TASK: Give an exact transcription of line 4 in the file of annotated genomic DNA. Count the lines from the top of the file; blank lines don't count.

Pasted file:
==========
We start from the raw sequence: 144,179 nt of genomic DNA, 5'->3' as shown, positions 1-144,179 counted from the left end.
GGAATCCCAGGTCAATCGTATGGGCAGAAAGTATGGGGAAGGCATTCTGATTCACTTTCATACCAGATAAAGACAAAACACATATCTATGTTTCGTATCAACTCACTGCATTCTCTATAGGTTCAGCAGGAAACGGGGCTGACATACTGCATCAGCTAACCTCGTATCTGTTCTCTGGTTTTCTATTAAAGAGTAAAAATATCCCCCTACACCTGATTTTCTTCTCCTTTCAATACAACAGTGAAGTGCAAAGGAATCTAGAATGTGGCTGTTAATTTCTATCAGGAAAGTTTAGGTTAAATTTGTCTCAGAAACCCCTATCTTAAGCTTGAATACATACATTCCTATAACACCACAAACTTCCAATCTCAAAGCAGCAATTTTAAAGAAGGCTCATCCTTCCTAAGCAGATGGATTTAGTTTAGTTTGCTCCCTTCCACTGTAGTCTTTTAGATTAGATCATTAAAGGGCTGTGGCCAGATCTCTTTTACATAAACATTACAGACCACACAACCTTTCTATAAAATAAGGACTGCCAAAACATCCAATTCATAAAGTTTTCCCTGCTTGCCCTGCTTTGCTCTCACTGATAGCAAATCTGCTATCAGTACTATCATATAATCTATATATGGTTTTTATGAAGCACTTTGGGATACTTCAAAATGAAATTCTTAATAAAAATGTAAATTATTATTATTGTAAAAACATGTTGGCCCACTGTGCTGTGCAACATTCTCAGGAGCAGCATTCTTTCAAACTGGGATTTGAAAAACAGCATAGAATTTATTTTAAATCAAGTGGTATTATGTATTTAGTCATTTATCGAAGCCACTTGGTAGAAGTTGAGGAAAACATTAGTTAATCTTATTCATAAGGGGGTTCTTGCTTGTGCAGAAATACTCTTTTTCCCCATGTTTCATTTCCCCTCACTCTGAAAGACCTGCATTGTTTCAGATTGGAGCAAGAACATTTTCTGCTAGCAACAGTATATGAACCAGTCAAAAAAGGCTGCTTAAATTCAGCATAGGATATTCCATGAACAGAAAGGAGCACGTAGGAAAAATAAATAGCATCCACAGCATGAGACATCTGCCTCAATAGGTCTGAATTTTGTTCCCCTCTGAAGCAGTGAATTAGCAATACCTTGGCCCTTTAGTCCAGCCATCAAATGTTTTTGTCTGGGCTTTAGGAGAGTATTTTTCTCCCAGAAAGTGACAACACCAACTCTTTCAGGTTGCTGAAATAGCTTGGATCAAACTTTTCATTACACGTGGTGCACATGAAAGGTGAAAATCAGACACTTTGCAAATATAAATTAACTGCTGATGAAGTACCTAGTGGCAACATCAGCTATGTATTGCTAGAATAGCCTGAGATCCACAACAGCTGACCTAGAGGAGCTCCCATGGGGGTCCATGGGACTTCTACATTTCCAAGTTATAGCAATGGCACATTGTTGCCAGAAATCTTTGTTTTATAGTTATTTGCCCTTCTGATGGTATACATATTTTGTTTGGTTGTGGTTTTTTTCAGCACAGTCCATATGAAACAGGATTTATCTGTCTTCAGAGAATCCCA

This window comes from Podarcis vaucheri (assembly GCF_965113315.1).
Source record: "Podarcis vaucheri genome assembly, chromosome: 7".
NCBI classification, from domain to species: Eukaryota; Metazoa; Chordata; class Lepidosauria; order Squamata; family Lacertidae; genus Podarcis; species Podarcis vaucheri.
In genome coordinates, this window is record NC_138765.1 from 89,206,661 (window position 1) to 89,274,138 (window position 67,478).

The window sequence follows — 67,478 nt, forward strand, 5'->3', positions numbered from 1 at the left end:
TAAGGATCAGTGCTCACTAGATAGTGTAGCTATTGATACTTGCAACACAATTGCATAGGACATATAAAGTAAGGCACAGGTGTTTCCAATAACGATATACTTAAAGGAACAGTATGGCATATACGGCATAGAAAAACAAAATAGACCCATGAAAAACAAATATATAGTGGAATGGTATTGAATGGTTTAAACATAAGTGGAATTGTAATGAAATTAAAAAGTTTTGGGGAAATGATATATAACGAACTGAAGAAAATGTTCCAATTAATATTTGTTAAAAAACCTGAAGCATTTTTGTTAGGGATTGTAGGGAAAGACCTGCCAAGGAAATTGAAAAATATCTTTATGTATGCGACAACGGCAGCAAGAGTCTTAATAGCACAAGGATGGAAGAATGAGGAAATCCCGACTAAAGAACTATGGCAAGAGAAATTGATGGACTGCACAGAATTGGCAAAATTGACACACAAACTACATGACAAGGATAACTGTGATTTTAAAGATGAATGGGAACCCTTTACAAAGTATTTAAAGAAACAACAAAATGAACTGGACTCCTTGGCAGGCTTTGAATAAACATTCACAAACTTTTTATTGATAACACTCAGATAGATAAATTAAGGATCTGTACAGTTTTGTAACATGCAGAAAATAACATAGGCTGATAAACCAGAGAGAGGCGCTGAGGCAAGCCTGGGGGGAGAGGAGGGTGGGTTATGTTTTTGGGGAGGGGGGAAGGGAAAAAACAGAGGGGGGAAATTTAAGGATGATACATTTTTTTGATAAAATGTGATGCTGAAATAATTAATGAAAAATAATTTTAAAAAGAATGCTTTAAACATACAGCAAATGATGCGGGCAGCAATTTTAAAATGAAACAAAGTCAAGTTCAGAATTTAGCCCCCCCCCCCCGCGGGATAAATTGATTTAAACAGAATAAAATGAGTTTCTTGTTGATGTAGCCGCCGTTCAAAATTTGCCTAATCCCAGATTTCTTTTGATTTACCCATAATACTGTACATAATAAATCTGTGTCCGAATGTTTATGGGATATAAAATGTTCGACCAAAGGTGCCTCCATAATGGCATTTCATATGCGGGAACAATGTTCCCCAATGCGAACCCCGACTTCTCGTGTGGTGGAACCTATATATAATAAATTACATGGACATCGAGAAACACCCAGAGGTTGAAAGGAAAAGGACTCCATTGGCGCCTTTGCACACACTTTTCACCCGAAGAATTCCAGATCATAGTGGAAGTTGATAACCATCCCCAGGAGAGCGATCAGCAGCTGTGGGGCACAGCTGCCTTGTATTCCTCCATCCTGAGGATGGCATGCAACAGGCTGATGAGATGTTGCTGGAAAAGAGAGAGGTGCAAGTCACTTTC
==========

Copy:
Source record: "Podarcis vaucheri genome assembly, chromosome: 7".